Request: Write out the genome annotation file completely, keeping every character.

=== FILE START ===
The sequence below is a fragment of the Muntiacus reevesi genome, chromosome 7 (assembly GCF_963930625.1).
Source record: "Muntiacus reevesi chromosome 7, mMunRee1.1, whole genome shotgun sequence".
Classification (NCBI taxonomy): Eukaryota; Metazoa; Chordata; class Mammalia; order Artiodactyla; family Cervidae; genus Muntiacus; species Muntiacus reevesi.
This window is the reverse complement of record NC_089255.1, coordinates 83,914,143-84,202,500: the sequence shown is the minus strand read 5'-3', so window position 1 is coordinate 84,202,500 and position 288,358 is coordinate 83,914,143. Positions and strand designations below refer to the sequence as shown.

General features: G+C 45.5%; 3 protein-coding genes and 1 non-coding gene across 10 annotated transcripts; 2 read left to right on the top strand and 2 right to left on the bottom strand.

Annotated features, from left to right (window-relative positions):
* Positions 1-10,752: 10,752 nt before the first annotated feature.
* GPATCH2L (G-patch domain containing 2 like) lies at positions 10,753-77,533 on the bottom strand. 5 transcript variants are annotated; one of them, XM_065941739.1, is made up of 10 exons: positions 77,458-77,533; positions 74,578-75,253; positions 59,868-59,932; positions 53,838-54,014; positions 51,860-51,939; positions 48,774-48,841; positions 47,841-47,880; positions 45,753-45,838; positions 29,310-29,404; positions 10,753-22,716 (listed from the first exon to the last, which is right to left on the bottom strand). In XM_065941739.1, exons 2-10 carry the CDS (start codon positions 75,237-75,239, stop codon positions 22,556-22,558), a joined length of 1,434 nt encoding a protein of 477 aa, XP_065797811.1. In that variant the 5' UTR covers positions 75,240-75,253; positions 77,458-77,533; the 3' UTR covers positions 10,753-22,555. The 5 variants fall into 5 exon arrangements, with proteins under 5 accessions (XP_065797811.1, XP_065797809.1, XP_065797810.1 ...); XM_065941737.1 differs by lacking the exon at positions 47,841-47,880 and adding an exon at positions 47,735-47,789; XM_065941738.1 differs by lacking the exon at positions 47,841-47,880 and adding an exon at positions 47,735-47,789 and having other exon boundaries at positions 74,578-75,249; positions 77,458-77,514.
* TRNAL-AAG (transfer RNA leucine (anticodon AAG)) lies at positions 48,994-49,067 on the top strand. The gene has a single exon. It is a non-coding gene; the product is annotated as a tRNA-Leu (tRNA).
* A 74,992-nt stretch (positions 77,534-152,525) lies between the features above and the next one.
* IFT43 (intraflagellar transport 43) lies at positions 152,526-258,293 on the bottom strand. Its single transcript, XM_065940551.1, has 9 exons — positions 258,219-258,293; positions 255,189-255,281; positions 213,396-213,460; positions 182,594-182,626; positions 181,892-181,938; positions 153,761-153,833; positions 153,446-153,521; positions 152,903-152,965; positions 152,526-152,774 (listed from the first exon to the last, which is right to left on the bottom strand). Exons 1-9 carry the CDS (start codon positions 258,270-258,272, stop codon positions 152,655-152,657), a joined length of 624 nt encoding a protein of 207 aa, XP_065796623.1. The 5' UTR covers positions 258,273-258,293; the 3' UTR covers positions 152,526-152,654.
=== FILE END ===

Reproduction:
The sequence below is a fragment of the Muntiacus reevesi genome, chromosome 7 (assembly GCF_963930625.1).
Source record: "Muntiacus reevesi chromosome 7, mMunRee1.1, whole genome shotgun sequence".
Classification (NCBI taxonomy): Eukaryota; Metazoa; Chordata; class Mammalia; order Artiodactyla; family Cervidae; genus Muntiacus; species Muntiacus reevesi.
This window is the reverse complement of record NC_089255.1, coordinates 83,914,143-84,202,500: the sequence shown is the minus strand read 5'-3', so window position 1 is coordinate 84,202,500 and position 288,358 is coordinate 83,914,143. Positions and strand designations below refer to the sequence as shown.

General features: G+C 45.5%; 3 protein-coding genes and 1 non-coding gene across 10 annotated transcripts; 2 read left to right on the top strand and 2 right to left on the bottom strand.

Annotated features, from left to right (window-relative positions):
* Positions 1-10,752: 10,752 nt before the first annotated feature.
* GPATCH2L (G-patch domain containing 2 like) lies at positions 10,753-77,533 on the bottom strand. 5 transcript variants are annotated; one of them, XM_065941739.1, is made up of 10 exons: positions 77,458-77,533; positions 74,578-75,253; positions 59,868-59,932; positions 53,838-54,014; positions 51,860-51,939; positions 48,774-48,841; positions 47,841-47,880; positions 45,753-45,838; positions 29,310-29,404; positions 10,753-22,716 (listed from the first exon to the last, which is right to left on the bottom strand). In XM_065941739.1, exons 2-10 carry the CDS (start codon positions 75,237-75,239, stop codon positions 22,556-22,558), a joined length of 1,434 nt encoding a protein of 477 aa, XP_065797811.1. In that variant the 5' UTR covers positions 75,240-75,253; positions 77,458-77,533; the 3' UTR covers positions 10,753-22,555. The 5 variants fall into 5 exon arrangements, with proteins under 5 accessions (XP_065797811.1, XP_065797809.1, XP_065797810.1 ...); XM_065941737.1 differs by lacking the exon at positions 47,841-47,880 and adding an exon at positions 47,735-47,789; XM_065941738.1 differs by lacking the exon at positions 47,841-47,880 and adding an exon at positions 47,735-47,789 and having other exon boundaries at positions 74,578-75,249; positions 77,458-77,514.
* TRNAL-AAG (transfer RNA leucine (anticodon AAG)) lies at positions 48,994-49,067 on the top strand. The gene has a single exon. It is a non-coding gene; the product is annotated as a tRNA-Leu (tRNA).
* A 74,992-nt stretch (positions 77,534-152,525) lies between the features above and the next one.
* IFT43 (intraflagellar transport 43) lies at positions 152,526-258,293 on the bottom strand. Its single transcript, XM_065940551.1, has 9 exons — positions 258,219-258,293; positions 255,189-255,281; positions 213,396-213,460; positions 182,594-182,626; positions 181,892-181,938; positions 153,761-153,833; positions 153,446-153,521; positions 152,903-152,965; positions 152,526-152,774 (listed from the first exon to the last, which is right to left on the bottom strand). Exons 1-9 carry the CDS (start codon positions 258,270-258,272, stop codon positions 152,655-152,657), a joined length of 624 nt encoding a protein of 207 aa, XP_065796623.1. The 5' UTR covers positions 258,273-258,293; the 3' UTR covers positions 152,526-152,654.